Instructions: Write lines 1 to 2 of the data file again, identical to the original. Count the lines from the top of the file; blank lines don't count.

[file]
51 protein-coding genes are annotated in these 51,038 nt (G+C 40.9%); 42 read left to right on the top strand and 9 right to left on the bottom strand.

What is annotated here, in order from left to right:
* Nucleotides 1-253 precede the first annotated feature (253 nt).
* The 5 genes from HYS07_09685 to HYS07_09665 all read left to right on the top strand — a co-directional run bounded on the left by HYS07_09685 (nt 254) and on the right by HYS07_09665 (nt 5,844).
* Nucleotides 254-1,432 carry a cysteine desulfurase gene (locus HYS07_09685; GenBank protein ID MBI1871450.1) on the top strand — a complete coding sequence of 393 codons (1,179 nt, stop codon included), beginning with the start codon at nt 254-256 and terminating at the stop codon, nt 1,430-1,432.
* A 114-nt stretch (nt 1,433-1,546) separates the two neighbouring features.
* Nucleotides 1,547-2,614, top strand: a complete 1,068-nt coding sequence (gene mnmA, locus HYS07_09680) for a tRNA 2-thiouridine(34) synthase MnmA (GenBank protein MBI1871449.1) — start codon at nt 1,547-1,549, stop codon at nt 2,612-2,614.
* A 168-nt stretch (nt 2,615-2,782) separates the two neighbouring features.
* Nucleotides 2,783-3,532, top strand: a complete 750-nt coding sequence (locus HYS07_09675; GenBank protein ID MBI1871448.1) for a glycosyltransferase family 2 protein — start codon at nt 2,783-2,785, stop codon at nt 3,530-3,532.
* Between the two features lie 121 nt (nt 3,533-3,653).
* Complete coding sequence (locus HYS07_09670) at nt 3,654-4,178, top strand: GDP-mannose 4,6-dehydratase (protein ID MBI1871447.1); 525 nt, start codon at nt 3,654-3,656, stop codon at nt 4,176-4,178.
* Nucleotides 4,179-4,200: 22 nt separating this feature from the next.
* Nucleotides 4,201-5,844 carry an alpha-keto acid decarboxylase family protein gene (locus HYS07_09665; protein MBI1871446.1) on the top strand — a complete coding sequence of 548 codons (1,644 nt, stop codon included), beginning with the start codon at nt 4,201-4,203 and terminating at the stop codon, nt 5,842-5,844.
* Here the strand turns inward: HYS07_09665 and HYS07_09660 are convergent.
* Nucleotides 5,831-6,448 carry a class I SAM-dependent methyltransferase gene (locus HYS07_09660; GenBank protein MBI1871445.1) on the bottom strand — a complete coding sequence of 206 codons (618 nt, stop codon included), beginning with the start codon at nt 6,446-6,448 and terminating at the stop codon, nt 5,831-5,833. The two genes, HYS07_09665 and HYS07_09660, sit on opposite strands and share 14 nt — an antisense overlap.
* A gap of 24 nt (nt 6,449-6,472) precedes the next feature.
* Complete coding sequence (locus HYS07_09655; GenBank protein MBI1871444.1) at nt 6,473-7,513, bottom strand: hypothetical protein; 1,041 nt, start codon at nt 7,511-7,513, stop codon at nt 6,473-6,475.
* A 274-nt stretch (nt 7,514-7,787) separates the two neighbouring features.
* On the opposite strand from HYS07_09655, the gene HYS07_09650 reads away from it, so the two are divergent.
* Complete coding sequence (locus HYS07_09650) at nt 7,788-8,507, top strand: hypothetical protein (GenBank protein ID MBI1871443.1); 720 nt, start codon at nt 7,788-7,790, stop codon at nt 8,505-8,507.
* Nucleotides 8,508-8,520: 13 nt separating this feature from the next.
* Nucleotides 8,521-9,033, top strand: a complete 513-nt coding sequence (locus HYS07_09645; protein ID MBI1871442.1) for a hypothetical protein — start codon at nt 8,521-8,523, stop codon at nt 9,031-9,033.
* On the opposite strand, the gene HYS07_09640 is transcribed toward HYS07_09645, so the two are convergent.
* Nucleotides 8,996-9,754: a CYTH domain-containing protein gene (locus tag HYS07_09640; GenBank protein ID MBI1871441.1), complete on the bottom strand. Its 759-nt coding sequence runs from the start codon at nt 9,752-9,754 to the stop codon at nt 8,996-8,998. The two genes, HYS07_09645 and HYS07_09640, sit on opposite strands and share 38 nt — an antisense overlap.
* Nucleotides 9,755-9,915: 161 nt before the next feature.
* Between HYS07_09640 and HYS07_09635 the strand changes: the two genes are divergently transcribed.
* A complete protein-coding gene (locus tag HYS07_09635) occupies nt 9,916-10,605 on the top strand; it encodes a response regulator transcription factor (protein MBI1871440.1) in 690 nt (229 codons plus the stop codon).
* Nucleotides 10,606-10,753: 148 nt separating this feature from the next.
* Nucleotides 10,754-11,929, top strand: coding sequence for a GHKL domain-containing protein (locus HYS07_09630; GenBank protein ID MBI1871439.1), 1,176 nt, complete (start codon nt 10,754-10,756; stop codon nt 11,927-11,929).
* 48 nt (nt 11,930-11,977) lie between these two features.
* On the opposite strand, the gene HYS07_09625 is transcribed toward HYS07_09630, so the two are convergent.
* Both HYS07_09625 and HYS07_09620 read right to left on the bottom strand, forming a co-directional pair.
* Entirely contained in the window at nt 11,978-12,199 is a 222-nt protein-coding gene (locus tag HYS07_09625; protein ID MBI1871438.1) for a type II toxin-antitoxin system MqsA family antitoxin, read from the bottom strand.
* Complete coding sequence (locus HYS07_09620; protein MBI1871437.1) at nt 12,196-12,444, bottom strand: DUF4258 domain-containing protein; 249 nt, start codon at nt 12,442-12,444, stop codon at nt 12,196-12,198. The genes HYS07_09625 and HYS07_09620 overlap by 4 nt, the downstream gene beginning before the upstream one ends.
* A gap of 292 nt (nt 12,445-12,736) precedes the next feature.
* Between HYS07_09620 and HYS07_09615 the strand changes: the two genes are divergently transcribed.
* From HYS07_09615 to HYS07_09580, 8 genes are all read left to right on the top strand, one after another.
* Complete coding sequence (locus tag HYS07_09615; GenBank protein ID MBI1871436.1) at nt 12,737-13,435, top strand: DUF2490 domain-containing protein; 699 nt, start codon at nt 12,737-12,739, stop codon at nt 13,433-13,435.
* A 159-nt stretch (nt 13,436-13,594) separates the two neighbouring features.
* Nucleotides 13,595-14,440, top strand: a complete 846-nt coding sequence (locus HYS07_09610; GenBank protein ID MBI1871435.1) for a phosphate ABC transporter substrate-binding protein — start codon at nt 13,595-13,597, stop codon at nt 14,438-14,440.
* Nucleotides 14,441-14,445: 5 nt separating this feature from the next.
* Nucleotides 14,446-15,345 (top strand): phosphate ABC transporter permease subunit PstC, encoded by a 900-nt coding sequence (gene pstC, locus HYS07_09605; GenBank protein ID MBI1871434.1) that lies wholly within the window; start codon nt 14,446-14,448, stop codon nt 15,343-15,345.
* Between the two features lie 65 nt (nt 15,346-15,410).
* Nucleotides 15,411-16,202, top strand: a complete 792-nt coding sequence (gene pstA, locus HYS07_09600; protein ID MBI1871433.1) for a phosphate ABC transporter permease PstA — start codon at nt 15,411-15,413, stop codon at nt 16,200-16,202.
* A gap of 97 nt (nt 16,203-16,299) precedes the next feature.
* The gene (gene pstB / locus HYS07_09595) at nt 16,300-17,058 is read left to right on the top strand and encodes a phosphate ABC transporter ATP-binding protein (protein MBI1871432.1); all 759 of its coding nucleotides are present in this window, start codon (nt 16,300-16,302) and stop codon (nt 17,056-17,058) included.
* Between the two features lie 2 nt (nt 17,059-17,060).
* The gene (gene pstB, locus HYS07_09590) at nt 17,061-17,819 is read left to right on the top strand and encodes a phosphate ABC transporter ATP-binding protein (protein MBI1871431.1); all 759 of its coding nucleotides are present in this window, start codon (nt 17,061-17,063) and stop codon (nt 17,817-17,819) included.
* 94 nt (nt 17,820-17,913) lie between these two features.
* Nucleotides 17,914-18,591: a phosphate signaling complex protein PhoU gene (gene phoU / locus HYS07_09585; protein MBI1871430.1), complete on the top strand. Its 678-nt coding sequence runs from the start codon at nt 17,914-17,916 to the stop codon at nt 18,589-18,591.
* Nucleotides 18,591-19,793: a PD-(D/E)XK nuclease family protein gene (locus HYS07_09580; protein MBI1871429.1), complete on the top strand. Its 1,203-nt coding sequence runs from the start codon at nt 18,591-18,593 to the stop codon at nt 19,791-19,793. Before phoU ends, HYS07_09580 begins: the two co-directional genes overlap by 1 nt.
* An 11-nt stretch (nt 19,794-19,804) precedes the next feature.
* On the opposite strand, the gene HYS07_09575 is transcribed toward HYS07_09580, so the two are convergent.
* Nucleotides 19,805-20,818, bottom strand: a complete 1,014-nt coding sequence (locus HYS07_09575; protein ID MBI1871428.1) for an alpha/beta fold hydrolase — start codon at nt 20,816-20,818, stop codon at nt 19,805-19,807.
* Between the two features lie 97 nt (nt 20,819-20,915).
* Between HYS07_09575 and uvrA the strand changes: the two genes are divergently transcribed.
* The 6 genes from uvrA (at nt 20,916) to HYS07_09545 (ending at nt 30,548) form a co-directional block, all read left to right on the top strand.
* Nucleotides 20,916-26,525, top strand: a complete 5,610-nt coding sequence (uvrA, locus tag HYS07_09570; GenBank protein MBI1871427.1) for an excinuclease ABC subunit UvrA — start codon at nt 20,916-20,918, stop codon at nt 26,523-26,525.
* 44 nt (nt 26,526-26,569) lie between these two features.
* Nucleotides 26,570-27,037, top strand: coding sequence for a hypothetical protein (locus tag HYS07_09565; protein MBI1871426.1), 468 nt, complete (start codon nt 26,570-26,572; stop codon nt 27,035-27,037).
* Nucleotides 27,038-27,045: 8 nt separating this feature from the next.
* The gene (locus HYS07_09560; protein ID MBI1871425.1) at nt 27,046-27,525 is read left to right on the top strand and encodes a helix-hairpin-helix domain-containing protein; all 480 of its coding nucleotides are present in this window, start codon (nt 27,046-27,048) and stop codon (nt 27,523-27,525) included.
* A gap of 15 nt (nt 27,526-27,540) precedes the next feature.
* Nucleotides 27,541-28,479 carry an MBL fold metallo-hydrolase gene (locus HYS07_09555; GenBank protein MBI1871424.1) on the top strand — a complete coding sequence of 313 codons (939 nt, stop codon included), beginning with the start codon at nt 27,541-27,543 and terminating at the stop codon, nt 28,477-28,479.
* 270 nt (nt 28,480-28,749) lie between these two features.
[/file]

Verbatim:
51 protein-coding genes are annotated in these 51,038 nt (G+C 40.9%); 42 read left to right on the top strand and 9 right to left on the bottom strand.

What is annotated here, in order from left to right: